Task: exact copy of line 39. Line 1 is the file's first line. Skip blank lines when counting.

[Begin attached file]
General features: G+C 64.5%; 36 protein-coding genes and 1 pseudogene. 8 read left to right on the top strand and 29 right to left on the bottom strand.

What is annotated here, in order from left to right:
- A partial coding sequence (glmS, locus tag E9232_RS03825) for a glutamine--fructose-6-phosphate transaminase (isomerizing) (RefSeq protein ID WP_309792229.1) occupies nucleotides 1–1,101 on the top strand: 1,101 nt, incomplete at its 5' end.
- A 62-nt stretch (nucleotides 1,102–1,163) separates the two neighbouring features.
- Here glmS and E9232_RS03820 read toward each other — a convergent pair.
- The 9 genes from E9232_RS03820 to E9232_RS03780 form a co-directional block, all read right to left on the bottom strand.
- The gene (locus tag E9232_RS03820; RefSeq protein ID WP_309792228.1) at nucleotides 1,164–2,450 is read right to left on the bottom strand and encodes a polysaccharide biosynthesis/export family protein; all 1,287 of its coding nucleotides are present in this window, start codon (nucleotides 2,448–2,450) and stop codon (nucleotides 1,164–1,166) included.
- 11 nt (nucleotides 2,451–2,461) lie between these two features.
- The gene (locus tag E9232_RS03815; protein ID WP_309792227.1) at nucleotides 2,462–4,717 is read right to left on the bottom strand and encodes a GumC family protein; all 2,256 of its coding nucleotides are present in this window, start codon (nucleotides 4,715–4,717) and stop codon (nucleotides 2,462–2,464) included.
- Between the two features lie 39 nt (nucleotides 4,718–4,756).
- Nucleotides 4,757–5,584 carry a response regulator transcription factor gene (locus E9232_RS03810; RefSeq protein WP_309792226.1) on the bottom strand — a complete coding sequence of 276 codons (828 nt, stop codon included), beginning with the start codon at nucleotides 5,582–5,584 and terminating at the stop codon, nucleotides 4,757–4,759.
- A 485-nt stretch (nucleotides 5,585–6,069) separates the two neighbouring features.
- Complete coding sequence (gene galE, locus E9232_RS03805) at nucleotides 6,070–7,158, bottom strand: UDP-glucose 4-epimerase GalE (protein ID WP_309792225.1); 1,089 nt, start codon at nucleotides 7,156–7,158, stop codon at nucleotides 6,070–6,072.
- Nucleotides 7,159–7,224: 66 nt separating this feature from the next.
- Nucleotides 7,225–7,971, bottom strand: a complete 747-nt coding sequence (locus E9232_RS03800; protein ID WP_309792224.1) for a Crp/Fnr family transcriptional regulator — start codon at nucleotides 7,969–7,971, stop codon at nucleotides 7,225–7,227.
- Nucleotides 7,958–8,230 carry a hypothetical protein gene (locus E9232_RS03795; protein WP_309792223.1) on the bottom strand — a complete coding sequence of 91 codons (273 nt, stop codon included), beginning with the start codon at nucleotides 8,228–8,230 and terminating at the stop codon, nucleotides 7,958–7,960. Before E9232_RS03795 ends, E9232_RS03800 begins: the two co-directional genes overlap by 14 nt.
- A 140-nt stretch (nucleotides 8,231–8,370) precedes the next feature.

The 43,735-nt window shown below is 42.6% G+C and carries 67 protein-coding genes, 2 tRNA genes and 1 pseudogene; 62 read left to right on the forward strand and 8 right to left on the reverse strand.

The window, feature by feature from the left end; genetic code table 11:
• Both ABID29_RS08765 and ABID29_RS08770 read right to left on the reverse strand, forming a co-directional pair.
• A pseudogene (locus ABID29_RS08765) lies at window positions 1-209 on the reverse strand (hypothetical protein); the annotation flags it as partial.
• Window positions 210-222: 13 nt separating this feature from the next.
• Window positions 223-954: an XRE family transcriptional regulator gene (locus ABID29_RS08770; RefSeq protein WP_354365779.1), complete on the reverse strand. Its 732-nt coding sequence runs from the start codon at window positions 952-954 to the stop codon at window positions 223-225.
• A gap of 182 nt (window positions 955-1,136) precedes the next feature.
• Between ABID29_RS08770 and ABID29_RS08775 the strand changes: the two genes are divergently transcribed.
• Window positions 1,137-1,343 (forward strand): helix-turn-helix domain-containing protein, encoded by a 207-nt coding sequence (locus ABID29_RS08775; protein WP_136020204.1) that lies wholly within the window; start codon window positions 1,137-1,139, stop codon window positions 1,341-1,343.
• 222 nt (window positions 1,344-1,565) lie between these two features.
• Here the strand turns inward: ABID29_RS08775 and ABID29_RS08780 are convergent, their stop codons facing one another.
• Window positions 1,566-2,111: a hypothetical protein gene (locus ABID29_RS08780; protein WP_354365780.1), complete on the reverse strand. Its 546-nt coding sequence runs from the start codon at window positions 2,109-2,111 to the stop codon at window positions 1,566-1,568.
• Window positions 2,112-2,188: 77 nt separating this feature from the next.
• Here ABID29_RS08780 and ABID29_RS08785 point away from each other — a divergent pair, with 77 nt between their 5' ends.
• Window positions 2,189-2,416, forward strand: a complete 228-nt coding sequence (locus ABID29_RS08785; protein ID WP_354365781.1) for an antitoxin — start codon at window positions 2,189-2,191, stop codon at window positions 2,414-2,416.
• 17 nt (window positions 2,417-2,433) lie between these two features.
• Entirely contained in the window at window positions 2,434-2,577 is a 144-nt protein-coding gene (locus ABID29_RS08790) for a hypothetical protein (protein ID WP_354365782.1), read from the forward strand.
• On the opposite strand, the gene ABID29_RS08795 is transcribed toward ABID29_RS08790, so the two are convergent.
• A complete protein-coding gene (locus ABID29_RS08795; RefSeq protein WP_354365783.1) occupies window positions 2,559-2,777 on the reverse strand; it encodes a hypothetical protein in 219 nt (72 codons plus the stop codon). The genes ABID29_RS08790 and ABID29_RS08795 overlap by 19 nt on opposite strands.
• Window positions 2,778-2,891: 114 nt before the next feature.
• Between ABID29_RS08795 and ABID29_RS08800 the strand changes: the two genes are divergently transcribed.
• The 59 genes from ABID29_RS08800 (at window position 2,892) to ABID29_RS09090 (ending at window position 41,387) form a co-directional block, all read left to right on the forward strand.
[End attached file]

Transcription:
• The 59 genes from ABID29_RS08800 (at window position 2,892) to ABID29_RS09090 (ending at window position 41,387) form a co-directional block, all read left to right on the forward strand.